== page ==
Malaysia Asks $8.3 Billion Question on 1MDB. Here's What We Know

  • New gov­ern­ment dig­ging into invest­ments by state-owned company
  • Answers may be found in inves­ti­ga­tions around the world

Malaysia’s new gov­ern­ment has wast­ed no time train­ing its sights on 1MDB, the scan­dal-rid­den state invest­ment com­pa­ny that’s spurred crim­i­nal and reg­u­la­to­ry probes around the world.

Less than a day after tak­ing office, new Finance Minister Lim Guan Eng had oust­ed pre­mier Najib Razak in his cross-hairs as he spoke of a cov­er-up of 1MDB’s finances. In his lat­est sal­vo, Lim asked Najib to explain where $8.3 bil­lion raised and planned for cer­tain ven­tures had “gone to,” imply­ing funds may have been mis­used when the for­mer leader was chair­man of 1MDB’s advi­so­ry board.

But answers to Lim’s queries can be found in doc­u­men­ta­tion assem­bled by inves­ti­ga­tors from Switzerland to the U.S. and Singapore as they probe 1MDB’s links to cas­es of embez­zle­ment and mon­ey laun­der­ing. In map­ping a mon­ey trail that stretched from Kuala Lumpur to Hollywood, U.S. author­i­ties laid out how about $4.5 bil­lion of 1MDB funds may have been mis­ap­pro­pri­at­ed, while a Malaysian probe sep­a­rate­ly iden­ti­fied bil­lions of dol­lars more miss­ing in irreg­u­lar trans­ac­tions. Under Najib’s admin­is­tra­tion, 1MDB con­sis­tent­ly said all its funds were account­ed for.

How Malaysia’s 1MDB Scandal Shook the Financial World: QuickTake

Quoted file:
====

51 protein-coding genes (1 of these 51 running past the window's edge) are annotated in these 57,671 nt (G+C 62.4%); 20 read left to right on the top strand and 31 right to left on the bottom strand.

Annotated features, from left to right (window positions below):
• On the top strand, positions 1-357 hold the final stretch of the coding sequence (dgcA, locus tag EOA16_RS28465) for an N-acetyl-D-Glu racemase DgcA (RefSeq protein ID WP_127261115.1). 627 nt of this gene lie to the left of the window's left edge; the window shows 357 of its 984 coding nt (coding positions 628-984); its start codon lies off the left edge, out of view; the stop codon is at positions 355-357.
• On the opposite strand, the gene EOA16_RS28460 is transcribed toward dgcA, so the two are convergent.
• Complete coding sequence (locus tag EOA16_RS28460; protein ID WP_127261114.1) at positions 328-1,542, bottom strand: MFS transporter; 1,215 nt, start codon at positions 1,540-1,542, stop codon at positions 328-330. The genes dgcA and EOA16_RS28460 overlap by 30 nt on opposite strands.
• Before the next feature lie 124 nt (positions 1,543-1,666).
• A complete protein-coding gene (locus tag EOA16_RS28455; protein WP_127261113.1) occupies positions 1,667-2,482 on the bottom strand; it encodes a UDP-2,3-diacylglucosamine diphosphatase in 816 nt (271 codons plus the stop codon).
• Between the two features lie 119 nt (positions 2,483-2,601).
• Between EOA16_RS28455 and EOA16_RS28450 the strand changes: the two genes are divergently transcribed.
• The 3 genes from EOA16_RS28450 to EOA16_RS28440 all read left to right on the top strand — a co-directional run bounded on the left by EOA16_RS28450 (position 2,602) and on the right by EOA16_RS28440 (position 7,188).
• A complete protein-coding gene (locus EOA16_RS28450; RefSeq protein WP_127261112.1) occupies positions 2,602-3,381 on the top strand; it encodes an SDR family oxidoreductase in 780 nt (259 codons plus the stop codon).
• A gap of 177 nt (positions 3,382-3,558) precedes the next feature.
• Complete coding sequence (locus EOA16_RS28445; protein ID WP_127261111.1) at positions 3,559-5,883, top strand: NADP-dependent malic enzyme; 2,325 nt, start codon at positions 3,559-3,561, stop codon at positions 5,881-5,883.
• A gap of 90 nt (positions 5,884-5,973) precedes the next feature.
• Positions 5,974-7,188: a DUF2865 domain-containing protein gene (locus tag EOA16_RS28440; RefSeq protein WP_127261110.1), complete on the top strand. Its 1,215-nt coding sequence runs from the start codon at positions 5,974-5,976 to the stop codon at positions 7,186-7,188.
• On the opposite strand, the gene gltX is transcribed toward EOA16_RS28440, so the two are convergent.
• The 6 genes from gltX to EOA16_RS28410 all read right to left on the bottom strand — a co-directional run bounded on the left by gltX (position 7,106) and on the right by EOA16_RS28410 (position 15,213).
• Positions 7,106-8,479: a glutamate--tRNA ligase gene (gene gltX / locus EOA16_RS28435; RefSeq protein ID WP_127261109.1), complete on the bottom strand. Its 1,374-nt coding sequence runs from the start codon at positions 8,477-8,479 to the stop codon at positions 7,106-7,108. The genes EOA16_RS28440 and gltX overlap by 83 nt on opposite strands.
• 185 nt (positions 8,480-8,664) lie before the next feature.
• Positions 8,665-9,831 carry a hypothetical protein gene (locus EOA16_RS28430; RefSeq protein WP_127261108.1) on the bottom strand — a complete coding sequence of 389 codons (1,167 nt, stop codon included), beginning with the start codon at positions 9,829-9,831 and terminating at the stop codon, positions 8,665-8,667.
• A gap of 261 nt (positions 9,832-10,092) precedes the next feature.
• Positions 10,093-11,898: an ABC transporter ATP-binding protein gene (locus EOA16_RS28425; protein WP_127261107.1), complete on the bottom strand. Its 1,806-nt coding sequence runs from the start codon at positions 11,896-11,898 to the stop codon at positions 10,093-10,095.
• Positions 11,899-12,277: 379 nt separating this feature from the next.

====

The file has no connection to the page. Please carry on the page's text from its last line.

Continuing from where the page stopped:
Here are the three ques­tions Lim asked and this is what inves­ti­ga­tors say happened.

The Saudi Oil Venture

1. Where has the $1.83 bil­lion invest­ed with PetroSaudi International Limited between 2009 and 2011 gone to?

In September 2009, 1MDB agreed to invest $1 bil­lion in a joint ven­ture with a pri­vate oil explo­ration com­pa­ny, PetroSaudi. The agree­ment called for 1MDB to trans­fer the mon­ey to the joint venture’s bank account but inves­ti­ga­tions showed $700 mil­lion instead went to one con­trolled by Malaysian financier Low Taek Jho, who U.S. pros­e­cu­tors por­tray as the pup­pet mas­ter behind some of the schemes involv­ing miss­ing funds at 1MDB. (Low has denied wrong­do­ing.)Photographer: Dimitrios Kambouris/Getty Images for Gabrielle’s Angel Foundation

When 1MDB decid­ed to exit the ven­ture in June 2010, it received $1.2 bil­lion in Islamic debt notes issued by 1MDB-PetroSaudi, and in accor­dance with a financ­ing agree­ment, it pro­vid­ed the ven­ture with $830 mil­lion in loans over the next year. That brought 1MDB’s invest­ment to $1.83 bil­lion. Of the addi­tion­al bor­row­ings, a probe showed $330 mil­lion went to Low’s account.

After mul­ti­ple restruc­tur­ing agree­ments on 1MDB’s invest­ment in what the U.S. described as “a series of com­pli­cat­ed and com­mer­cial­ly unnec­es­sary trans­ac­tions,” it end­ed up with about $2.32 bil­lion of units in a Cayman-reg­is­tered fund which inves­ti­ga­tors said was a “fraud­u­lent val­u­a­tion.” Its audi­tor KPMG resigned in ear­ly 2014 amid con­cern of the nature of the under­ly­ing assets for the so-called fund units and how they were valued.

1MDB lat­er said it redeemed about $1.4 bil­lion of fund units, while the U.S. alleges some of it was mon­ey from a bank loan which was made to appear like a redemp­tion. On the remain­ing $940 mil­lion, a 1MDB direc­tor last week told Lim that the company’s man­age­ment failed to sup­ply proof of such hold­ings over the past two years, and called it a “scam.”